DARPA doubles down on anti-counterfeiting program
The research agency awards two more contracts under the SHIELD program, which aims to ID counterfeit electronics anywhere in the supply chain.
The Pentagon’s research arm has awarded two more contracts to support its quest to prevent counterfeit parts from entering the IT supply chain.
The Defense Advanced Research Projects Agency this week gave contracts of $12.3 million to Northrop Grumman Systems and $6.8 million to SRI International under its Supply Chain Hardware Integrity for Electronics Defense, or SHIELD, program.
Those come on the heels of DARPA’s award earlier this month of a $4.1 million contract to Charles Stark Draper Laboratory of Cambridge, Mass., for the same program.
SHIELD aims to develop tiny components, known as dielets, that could be added to electronics parts during manufacturing or in another trusted setting. The dielets won’t have an electronic connection to the parts—and thus wouldn’t affect their functionality—but they would have an encryption engine and sensors that would detect tampering, such as revealing an exposure to light if the device had been opened up at some point between manufacture and delivery.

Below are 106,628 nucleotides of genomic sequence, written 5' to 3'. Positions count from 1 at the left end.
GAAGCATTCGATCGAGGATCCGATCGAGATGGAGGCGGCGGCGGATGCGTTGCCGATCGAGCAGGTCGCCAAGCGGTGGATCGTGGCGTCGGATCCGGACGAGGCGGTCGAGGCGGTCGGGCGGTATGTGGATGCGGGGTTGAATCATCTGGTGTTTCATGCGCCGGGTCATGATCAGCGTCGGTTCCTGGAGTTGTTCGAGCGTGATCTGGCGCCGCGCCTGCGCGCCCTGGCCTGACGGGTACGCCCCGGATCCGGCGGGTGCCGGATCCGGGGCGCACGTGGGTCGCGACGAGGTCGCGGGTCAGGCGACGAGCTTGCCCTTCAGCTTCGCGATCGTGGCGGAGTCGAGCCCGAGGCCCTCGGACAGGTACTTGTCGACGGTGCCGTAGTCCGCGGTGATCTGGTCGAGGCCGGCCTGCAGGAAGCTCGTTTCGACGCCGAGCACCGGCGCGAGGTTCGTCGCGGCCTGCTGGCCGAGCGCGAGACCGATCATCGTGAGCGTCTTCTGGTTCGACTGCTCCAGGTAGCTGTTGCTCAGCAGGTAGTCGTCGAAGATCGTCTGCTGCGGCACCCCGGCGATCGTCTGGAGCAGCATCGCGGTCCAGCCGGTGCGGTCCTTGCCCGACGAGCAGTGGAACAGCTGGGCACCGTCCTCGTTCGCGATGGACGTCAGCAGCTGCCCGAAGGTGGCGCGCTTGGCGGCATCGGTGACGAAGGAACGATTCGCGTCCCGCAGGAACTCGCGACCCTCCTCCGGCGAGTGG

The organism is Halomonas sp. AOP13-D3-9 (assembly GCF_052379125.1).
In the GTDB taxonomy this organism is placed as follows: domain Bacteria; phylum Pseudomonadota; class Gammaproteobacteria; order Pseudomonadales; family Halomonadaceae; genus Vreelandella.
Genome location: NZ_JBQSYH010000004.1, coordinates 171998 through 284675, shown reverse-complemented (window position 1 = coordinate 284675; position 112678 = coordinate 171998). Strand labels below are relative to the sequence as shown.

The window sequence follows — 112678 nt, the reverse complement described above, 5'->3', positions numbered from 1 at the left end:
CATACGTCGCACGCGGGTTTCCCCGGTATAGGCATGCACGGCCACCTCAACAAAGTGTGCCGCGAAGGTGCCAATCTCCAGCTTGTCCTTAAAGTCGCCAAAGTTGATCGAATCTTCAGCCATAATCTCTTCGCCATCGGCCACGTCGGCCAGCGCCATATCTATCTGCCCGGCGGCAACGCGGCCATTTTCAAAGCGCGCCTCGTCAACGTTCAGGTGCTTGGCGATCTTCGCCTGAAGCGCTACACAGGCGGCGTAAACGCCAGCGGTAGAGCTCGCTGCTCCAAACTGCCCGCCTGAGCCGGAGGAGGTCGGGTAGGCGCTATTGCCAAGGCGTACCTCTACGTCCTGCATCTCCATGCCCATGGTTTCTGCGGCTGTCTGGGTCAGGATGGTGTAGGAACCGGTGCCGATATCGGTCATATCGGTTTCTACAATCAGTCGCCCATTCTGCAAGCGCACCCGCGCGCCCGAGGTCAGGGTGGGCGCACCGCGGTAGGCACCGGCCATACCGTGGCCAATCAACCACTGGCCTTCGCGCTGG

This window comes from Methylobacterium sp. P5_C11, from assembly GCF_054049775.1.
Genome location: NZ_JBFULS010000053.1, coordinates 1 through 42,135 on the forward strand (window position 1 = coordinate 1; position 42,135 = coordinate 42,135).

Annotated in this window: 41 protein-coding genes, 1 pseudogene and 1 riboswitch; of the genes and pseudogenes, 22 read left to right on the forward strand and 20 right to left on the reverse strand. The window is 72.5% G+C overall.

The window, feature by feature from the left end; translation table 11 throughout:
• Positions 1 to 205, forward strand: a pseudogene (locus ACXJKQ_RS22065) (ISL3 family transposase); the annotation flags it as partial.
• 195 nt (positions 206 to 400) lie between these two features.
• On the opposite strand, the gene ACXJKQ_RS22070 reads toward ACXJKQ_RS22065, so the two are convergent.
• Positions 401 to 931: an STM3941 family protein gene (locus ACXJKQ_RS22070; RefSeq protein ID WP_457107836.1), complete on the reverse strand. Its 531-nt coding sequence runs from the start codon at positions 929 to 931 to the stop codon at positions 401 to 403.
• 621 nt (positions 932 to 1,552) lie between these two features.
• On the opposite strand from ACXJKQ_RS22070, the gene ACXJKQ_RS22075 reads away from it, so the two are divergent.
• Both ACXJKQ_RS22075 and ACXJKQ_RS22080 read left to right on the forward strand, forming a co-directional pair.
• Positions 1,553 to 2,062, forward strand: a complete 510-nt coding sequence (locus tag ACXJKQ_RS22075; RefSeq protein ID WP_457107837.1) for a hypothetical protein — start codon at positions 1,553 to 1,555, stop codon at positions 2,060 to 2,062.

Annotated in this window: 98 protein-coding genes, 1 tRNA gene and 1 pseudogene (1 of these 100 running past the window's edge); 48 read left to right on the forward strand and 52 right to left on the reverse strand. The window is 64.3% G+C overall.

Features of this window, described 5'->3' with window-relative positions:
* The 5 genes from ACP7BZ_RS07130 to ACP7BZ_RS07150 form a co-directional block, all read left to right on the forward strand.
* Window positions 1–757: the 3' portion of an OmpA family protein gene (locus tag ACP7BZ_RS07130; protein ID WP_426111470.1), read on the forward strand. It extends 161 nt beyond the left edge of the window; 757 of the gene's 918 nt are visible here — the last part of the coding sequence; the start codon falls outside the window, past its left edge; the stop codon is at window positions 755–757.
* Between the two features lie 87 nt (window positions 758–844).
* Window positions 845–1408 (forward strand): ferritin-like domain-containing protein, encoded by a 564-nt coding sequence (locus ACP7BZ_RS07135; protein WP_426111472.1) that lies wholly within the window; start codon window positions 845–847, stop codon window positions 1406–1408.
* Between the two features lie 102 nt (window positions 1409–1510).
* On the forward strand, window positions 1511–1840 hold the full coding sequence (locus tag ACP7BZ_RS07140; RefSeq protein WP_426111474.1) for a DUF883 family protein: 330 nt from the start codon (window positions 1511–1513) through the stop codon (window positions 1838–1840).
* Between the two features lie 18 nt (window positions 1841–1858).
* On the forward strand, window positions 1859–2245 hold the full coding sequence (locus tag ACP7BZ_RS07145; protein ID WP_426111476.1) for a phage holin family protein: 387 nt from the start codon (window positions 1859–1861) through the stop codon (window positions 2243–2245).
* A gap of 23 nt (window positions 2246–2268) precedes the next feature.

Counterfeit electronics have been a problem for the military for years. Faulty or fake electronics in a weapons system, sensor or other electronics system could endanger missions and lives. And counterfeit parts have flooded the supply chain in recent years, with blame often assigned to China but also to some dodgy practices by U.S. companies.
With the SHIELD program, DARPA wants to develop dependable but inexpensive hardware dielets—costing less than a penny each—that could be scanned from a handheld device or larger device for large shipments. Following a scan, a handheld device such as a smartphone would communicate with the dielet, which would then send an encrypted message with information from its sensors. That response would show if any tampering occurred.
DARPA wants the system to be able to identify counterfeit parts anywhere in the supply chain. And by awarding contracts to multiple companies, it evidently is hoping that a bit of competition will produce a solution more quickly.
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